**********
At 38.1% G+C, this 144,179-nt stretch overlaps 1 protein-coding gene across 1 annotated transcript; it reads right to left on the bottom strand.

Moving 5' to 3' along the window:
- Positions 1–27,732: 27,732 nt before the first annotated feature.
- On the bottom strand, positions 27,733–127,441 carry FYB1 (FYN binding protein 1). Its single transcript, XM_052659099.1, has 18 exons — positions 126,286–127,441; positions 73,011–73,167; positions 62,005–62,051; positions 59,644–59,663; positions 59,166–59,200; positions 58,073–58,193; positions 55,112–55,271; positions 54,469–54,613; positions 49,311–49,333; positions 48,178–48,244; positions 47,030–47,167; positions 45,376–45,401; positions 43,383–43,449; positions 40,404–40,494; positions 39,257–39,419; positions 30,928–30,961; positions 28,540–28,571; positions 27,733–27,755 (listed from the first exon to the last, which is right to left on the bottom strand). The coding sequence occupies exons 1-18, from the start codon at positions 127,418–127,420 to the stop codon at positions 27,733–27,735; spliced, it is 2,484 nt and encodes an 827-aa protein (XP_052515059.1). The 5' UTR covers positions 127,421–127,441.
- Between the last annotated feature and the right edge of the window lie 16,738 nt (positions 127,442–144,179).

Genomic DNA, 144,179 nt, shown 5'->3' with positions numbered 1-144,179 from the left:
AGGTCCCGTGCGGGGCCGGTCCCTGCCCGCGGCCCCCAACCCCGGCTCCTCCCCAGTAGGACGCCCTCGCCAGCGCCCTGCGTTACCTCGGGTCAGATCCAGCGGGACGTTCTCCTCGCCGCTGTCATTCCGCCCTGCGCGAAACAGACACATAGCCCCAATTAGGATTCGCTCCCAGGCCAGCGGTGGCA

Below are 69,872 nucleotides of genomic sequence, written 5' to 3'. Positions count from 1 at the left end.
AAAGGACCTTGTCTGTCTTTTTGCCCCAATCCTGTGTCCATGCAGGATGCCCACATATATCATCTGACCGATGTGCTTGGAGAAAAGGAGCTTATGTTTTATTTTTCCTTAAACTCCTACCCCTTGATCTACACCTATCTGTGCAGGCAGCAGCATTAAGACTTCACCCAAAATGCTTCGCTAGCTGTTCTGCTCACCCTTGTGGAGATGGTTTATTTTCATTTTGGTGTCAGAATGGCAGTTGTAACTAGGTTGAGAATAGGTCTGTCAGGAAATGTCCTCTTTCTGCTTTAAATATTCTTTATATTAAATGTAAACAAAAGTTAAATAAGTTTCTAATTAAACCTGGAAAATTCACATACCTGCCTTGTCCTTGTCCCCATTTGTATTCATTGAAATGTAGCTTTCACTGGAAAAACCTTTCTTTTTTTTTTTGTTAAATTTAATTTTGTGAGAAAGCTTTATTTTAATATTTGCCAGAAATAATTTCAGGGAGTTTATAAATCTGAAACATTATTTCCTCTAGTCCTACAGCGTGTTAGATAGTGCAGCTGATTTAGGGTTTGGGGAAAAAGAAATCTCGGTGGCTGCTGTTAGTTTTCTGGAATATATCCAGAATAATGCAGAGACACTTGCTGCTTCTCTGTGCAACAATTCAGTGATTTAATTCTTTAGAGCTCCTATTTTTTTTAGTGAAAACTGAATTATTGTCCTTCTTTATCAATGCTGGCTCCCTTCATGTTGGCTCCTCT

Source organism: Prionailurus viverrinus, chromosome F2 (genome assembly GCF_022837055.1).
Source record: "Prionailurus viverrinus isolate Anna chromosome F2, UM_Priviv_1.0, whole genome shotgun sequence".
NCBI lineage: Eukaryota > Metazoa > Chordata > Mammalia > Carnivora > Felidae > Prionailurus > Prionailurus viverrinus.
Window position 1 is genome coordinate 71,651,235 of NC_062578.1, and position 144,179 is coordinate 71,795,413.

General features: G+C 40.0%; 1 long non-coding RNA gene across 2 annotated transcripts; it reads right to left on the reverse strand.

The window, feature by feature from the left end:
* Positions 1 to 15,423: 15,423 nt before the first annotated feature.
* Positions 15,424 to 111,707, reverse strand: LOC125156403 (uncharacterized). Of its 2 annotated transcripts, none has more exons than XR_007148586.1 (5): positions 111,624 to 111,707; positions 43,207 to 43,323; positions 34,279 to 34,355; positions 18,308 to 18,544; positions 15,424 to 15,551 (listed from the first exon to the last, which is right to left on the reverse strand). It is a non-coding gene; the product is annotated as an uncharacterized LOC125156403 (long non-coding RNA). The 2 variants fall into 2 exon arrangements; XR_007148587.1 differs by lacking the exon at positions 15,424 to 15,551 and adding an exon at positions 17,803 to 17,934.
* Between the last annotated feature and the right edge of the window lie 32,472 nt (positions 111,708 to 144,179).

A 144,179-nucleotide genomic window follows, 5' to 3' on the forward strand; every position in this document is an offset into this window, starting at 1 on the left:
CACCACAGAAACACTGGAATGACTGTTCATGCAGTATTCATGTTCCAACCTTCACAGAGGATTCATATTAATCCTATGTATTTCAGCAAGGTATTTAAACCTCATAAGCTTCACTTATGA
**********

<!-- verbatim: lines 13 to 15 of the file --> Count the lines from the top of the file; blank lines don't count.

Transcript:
Window position 1 is genome coordinate 71,651,235 of NC_062578.1, and position 144,179 is coordinate 71,795,413.

General features: G+C 40.0%; 1 long non-coding RNA gene across 2 annotated transcripts; it reads right to left on the reverse strand.

The window, feature by feature from the left end: